There is an old saying about the definition of insanity. That it’s doing the same thing over and over again and expecting a different result. We’ve all experienced this phenomenon in business, and in life. So why does it keep happening, and how can we prevent it? First, we have to understand how we get our results.
Where do results come from? Simply put, results are outcomes of our actions and behaviors. And very often when we don’t get the result we want, we look to those actions or behaviors to diagnose where we went wrong. Then we switch out old actions for new ones and try again. (No response to your email? Perhaps a stronger headline or that red exclamation point will do the trick!) But this is a shortsighted and usually futile exercise, because results start father back in the equation… in a far less tangible place.
It is our thinking that drives our actions and behaviors. And our thinking is created by a complex combination of our values, beliefs, experiences and habits of thought created slowly over time. Larry Senn, founder of Senn Delaney Leadership Consulting, sums it up well as ‘insights’ in his model, The Results Cone. Larry’s model says that insights inform our thinking, our thinking drives our behaviors and our behaviors create our results. So when the results go wrong we often must trace back, past the actions/behaviors, to the thinking that created them to diagnose where we went wrong. And hopefully, when we do, we can have new insights that change our thinking, and therefore our result.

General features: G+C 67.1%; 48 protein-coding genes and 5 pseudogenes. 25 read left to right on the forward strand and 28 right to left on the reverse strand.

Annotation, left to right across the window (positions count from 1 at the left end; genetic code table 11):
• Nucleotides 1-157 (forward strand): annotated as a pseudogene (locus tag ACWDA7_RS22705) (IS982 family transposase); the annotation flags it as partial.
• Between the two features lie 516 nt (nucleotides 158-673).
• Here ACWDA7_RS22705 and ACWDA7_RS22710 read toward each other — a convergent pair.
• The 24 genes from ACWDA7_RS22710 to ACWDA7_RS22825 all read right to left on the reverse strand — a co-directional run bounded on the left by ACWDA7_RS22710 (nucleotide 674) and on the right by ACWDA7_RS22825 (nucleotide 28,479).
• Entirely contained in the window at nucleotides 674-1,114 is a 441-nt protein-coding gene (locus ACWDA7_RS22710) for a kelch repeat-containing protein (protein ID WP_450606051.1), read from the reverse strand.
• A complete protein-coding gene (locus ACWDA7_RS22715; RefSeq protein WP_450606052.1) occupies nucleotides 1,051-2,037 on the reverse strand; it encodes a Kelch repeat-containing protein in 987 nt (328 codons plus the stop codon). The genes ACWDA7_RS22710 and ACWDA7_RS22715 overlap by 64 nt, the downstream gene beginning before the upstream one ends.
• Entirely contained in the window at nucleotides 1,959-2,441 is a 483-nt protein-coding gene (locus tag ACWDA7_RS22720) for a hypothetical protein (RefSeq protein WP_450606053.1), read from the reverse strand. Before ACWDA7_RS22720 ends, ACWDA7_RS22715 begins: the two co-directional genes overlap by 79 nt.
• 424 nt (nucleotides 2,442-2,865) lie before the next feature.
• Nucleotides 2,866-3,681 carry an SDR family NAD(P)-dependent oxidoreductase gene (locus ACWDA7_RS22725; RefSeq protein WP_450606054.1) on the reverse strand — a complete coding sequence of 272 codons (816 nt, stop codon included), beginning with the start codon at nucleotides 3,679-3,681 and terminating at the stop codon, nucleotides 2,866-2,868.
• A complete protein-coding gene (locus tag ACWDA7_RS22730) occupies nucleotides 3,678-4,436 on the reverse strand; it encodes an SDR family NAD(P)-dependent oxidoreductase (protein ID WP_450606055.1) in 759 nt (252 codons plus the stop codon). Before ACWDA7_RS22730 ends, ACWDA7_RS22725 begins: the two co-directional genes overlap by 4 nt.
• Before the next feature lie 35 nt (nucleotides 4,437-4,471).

What we have found in our work at Storyforge, is that one particular insight has a disproportionate impact on quality and consistency of results for the businesses we support: that is a shift in thinking that is tied to purpose.
Consider famously successful NYC restauranteur Danny Meyer. He defines his purpose, and the purpose of all of his businesses in a surprising way: “You may think, as I once did, that I’m primarily in the business of serving good food. Actually, though, food is secondary to something that matters even more. In the end, what’s most meaningful is creating positive, uplifting outcomes for human experiences and human relationships.” Imagine how his employees might act, and the decisions they might be empowered to make in the moment through this purpose? Would his recruiters hire for technical skills or attitude? How would his managers approach performance management? How might his executive chef deal differently with his suppliers and vendors?
Purpose becomes the filter for your thinking. When employees understand their purpose, and have insights about the role they play in fulfilling that purpose, their thinking – and how they translate that thinking into actions – can create extraordinary different results.
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